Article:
Muscles, Nervous system | January 13, 2021 | Author: Naturopath
Muscle twitches can be very annoying. They can occur, for example, as a nervy leg keeping you awake at night, an irritating tic in the eye, or as a cramp in a muscle. A muscle twitch can have many causes some of which include: stress, physical exertion, caffeine over-load, dehydration and hormonal disturbances. But they may also be associated with more serious health concerns.
Muscle twitching, medically referred to as muscle fasciculation, is an involuntary firing of a single motor neuron and all of its innervated muscle fibres. This small, spontaneous muscle contraction and relaxation of fine muscles can occur anywhere in the body. Many of these actions go unnoticed and are generally not large enough to register a jerk action. Muscle twitches differ from muscle cramps mainly because they are noticed and felt but are rarely painful.
For most people, muscle fasciculations are a benign phenomenon which are usually triggered by some prior occurrence. This could include:
Psychological stress. This can result in nervous twitches affecting any muscle in the body.
Physical exertion. Muscle twitches and cramps can be due to an accumulation of lactic acid after physical activity, fatigued muscles or as a result of electrolyte imbalances (from heavy perspiration for example).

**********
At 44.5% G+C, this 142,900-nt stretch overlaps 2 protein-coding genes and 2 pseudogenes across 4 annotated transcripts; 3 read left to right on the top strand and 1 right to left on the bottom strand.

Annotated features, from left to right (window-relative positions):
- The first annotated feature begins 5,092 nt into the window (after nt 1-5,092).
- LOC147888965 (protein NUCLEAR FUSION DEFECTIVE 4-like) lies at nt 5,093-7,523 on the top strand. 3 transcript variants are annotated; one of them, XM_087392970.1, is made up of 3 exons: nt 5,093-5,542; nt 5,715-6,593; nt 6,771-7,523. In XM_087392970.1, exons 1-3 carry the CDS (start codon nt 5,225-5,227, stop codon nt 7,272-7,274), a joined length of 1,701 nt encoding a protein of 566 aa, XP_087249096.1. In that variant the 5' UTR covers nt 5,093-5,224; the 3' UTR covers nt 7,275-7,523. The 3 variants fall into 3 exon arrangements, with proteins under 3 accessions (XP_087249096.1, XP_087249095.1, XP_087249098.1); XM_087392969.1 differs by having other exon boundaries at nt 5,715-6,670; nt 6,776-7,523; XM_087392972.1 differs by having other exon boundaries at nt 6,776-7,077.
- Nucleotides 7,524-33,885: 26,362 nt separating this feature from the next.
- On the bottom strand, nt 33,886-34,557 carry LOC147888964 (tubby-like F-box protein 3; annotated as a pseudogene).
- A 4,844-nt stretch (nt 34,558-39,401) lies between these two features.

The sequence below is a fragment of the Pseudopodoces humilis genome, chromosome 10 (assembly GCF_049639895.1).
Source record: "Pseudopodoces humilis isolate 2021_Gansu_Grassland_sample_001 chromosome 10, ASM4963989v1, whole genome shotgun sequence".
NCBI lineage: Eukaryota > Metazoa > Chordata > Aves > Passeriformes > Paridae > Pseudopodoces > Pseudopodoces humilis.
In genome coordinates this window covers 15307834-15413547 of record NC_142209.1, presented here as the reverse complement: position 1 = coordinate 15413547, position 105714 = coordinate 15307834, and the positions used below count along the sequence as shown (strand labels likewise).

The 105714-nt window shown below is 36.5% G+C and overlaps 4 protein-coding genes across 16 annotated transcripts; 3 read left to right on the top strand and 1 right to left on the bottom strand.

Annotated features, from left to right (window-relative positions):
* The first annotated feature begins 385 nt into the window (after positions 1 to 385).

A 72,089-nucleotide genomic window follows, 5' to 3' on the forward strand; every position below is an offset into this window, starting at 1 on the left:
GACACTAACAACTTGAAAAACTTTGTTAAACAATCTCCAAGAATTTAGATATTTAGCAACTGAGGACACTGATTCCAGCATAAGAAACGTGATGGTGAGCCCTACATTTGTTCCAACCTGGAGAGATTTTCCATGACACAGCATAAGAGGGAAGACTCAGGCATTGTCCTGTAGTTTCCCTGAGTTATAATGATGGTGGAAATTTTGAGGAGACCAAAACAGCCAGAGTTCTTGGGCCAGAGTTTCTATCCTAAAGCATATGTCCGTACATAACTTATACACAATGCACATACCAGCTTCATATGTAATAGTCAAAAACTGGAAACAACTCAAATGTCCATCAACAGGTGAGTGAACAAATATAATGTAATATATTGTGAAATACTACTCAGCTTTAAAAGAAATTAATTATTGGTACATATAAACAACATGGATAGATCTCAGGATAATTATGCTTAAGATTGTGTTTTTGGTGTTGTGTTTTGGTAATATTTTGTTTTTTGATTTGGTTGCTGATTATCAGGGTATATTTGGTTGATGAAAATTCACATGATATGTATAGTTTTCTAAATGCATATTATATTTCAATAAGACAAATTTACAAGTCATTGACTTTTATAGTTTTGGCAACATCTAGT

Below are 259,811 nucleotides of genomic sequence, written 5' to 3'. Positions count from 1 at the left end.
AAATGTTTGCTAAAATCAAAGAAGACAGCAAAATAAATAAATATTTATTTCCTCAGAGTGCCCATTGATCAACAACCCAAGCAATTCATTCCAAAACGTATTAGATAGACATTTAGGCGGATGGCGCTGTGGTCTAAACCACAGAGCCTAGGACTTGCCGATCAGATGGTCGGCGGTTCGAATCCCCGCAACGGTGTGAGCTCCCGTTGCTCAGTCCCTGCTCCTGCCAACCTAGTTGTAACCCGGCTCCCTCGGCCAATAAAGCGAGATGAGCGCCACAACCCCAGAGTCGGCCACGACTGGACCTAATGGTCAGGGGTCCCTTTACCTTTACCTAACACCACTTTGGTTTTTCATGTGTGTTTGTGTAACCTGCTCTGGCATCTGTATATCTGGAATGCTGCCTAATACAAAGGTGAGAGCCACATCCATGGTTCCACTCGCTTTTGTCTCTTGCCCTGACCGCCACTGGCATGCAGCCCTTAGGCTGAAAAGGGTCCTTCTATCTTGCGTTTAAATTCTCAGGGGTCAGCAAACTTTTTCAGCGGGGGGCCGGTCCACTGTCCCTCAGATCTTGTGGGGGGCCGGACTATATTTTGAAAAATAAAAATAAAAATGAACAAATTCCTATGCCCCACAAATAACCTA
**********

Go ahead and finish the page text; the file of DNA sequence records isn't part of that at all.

Caffeine. Too much caffeine, especially in the form of energy drinks, can stimulates the nervous system and cause involuntary tension of muscle fibres.
Caffeine can also change the amount of energy at the muscle site – causing the muscle to twitch.
Dehydration can cause an imbalance of salts in the body which affect normal muscle and nerve function. Dehydration can result in muscle twitching, amongst many other things.
Sleep deficits. During sleep the body has a chance to recharge and balance. When the sleep cycle is incomplete, the ratio of neurotransmitters in the brain can affect the excitability of muscle.
Hormones. Oestrogen has a major effect on musculoskeletal function and any changes in hormonal balance can cause alterations in the excitability of muscle fibres. Other areas influenced by the hormonal system which affect the excitability of muscles and nerves include imbalances of thyroid hormones and cortisol.
Medication. Many pharmaceutical medicines have side-effects which cause muscle twitches. Check with your doctor if you are on medication and experiencing muscle twitches.
Toxic exposure. This can include chemical substances such as lead and mercury.
Trauma or pressure on the nerves. Carpel tunnel syndrome for example.
Peripheral neuropathy. Symptoms are described as stabbing, burning, tingling or stinging, along with numbness, weakness and pain. Peripheral neuropathy is a result of damage to the peripheral nerves of the body (not the spinal cord or brain). The peripheral nerves are responsible for sending messages from the brain and spinal cord to the rest of the body and also sensory information to the central nervous system. Damage to nerves can occur for many reasons some of which include: diabetes, metabolic disorders, autoimmune disorders, trauma, infection, tumor or inherited disorders.
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Alcoholism. Alcohol can deplete the body of many vitamin.
Nutritional deficiencies. Micro and macro nutrients are important for nerve and muscle functions. Some nutrient which are important in this role in nerve include: